Table of Contents
ISRN Veterinary Science
Volume 2014, Article ID 798273, 6 pages
http://dx.doi.org/10.1155/2014/798273
Research Article

Do Handling and Transport Stress Influence Adrenocortical Response in the Tortoises (Testudo hermanni)?

Department of Veterinary Sciences, University of Messina, 98168 Messina, Italy

Received 9 December 2013; Accepted 30 December 2013; Published 20 February 2014

Academic Editors: K.-P. Brüssow, J. Foreman, and S. Whisnant

Copyright © 2014 Esterina Fazio et al. This is an open access article distributed under the Creative Commons Attribution License, which permits unrestricted use, distribution, and reproduction in any medium, provided the original work is properly cited.

Abstract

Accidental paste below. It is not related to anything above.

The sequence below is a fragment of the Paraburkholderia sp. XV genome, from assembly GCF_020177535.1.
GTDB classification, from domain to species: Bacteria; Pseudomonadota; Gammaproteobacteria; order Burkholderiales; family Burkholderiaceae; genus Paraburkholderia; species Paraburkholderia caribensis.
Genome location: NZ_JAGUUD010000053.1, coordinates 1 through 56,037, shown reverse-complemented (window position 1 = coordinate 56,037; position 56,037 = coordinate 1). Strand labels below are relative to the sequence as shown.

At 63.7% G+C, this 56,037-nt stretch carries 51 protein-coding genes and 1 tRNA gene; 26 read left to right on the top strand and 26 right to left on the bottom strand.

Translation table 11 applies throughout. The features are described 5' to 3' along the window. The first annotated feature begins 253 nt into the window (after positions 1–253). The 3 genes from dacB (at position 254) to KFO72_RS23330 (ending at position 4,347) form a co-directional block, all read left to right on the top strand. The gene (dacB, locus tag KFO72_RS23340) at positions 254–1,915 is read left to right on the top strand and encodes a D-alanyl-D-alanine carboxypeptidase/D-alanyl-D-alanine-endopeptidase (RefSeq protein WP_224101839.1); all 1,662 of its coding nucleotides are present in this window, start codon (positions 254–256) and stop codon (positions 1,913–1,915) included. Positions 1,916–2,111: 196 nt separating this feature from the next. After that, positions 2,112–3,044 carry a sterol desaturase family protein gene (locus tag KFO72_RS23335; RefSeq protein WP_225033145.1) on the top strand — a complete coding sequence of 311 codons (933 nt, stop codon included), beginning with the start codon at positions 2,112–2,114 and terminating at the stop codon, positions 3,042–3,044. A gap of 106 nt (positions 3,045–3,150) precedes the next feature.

The goal of this study was to analyze circulating cortisol levels from tortoises (Testudo hermanni) to establish reference intervals and to develop guidelines for the interpretation of the effect of handling and transport stress. Blood samples were obtained from the caudal venous from 23 healthy juvenile tortoises (9 males and 14 females), aged 8–20 years, in basal condition, four weeks prior to and four weeks following handling and short transportation. The study was carried out on the experimental group: 10 tortoises, 4 males and 6 females, and on a control group: 13 tortoises, 5 males and 8 females. Compared to basal values, circulating cortisol concentrations was higher after handling and transport (+286%; ), with an increase of +246% ( ) in males, +236% ( ) in females, +370% ( ) in subjects aged 8–12 years, and +240% ( ) in subjects aged 13–20 years. These observations support the hypotheses that cortisol may act to mediate the effects of handling and transport stress in this species and that four weeks following handling and transport were insufficient to restore their homeostasis.